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Title: Broadband X-ray spectra of the ultraluminous X-ray source Holmberg IX X-1 observed with NuSTAR, XMM-Newton, and Suzaku

We present results from the coordinated broadband X-ray observations of the extreme ultraluminous X-ray source Holmberg IX X-1 performed by NuSTAR, XMM-Newton, and Suzaku in late 2012. These observations provide the first high-quality spectra of Holmberg IX X-1 above 10 keV to date, extending the X-ray coverage of this remarkable source up to ∼30 keV. Broadband observations were undertaken at two epochs, between which Holmberg IX X-1 exhibited both flux and strong spectral variability, increasing in luminosity from L {sub X} = (1.90 ± 0.03) × 10{sup 40} erg s{sup –1} to L {sub X} = (3.35 ± 0.03) × 10{sup 40} erg s{sup –1}. Neither epoch exhibits a spectrum consistent with emission from the standard low/hard accretion state seen in Galactic black hole binaries, which would have been expected if Holmberg IX X-1 harbors a truly massive black hole accreting at substantially sub-Eddington accretion rates. The NuSTAR data confirm that the curvature observed previously in the 3-10 keV bandpass does represent a true spectral cutoff. During each epoch, the spectrum appears to be dominated by two optically thick thermal components, likely associated with an accretion disk. The spectrum also shows some evidence for a nonthermal tail at the highestmore » energies, which may further support this scenario. The available data allow for either of the two thermal components to dominate the spectral evolution, although both scenarios require highly nonstandard behavior for thermal accretion disk emission.« less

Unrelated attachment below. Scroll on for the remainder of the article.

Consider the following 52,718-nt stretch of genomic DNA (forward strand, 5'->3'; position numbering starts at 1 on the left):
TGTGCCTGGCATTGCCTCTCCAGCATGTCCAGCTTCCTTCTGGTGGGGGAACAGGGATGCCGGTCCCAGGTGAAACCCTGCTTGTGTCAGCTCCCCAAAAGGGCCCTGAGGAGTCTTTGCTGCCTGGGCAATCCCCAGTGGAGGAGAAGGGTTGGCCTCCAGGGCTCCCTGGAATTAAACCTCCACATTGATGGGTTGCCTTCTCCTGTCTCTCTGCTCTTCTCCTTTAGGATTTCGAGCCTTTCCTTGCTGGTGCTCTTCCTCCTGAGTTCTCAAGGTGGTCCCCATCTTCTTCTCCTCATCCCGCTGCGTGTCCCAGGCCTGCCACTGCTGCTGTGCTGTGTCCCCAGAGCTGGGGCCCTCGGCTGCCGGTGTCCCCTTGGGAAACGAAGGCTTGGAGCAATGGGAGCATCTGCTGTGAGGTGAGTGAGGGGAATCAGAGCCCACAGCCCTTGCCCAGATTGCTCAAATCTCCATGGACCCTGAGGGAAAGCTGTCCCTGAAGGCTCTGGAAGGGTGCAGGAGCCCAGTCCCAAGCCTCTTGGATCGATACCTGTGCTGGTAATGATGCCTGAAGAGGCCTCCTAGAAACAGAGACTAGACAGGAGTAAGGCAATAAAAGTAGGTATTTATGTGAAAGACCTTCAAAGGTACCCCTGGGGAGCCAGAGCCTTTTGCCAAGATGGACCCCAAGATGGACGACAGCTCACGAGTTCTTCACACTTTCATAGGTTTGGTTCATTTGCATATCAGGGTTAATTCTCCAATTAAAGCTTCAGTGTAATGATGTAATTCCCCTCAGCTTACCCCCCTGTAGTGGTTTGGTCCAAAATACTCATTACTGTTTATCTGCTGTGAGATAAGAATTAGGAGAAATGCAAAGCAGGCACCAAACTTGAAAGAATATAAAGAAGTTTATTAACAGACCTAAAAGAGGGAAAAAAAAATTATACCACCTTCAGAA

Authors:
; ; ; ; ; ;  [1] ;  [2] ; ; ;  [3] ; ;  [4] ;  [5] ; ;  [6] ;  [7] ; ;  [8]
  1. Space Radiation Laboratory, California Institute of Technology, Pasadena, CA 91125 (United States)
  2. Department of Astronomy, University of Michigan, 500 Church Street, Ann Arbor, MI 48109-1042 (United States)
  3. Universite de Toulouse, UPS-OMP, IRAP, Toulouse (France)
  4. Space Sciences Laboratory, University of California, Berkeley, CA 94720 (United States)
  5. DTU Space, National Space Institute, Technical University of Denmark, Elektrovej 327, DK-2800 Lyngby (Denmark)
  6. Institute of Astronomy, University of Cambridge, Madingley Road, Cambridge CB3 0HA (United Kingdom)
  7. Columbia Astrophysics Laboratory, Columbia University, New York, NY 10027 (United States)
  8. NASA Goddard Space Flight Center, Greenbelt, MD 20771 (United States)
Publication Date:
OSTI Identifier:
22365045
Resource Type:
Journal Article
Resource Relation:
Journal Name: Astrophysical Journal; Journal Volume: 793; Journal Issue: 1; Other Information: Country of input: International Atomic Energy Agency (IAEA)
Country of Publication:
United States
Language:
English
Subject:
79 ASTROPHYSICS, COSMOLOGY AND ASTRONOMY; ACCRETION DISKS; BLACK HOLES; EMISSION; EVOLUTION; KEV RANGE; LUMINOSITY; X RADIATION; X-RAY SOURCES; X-RAY SPECTRA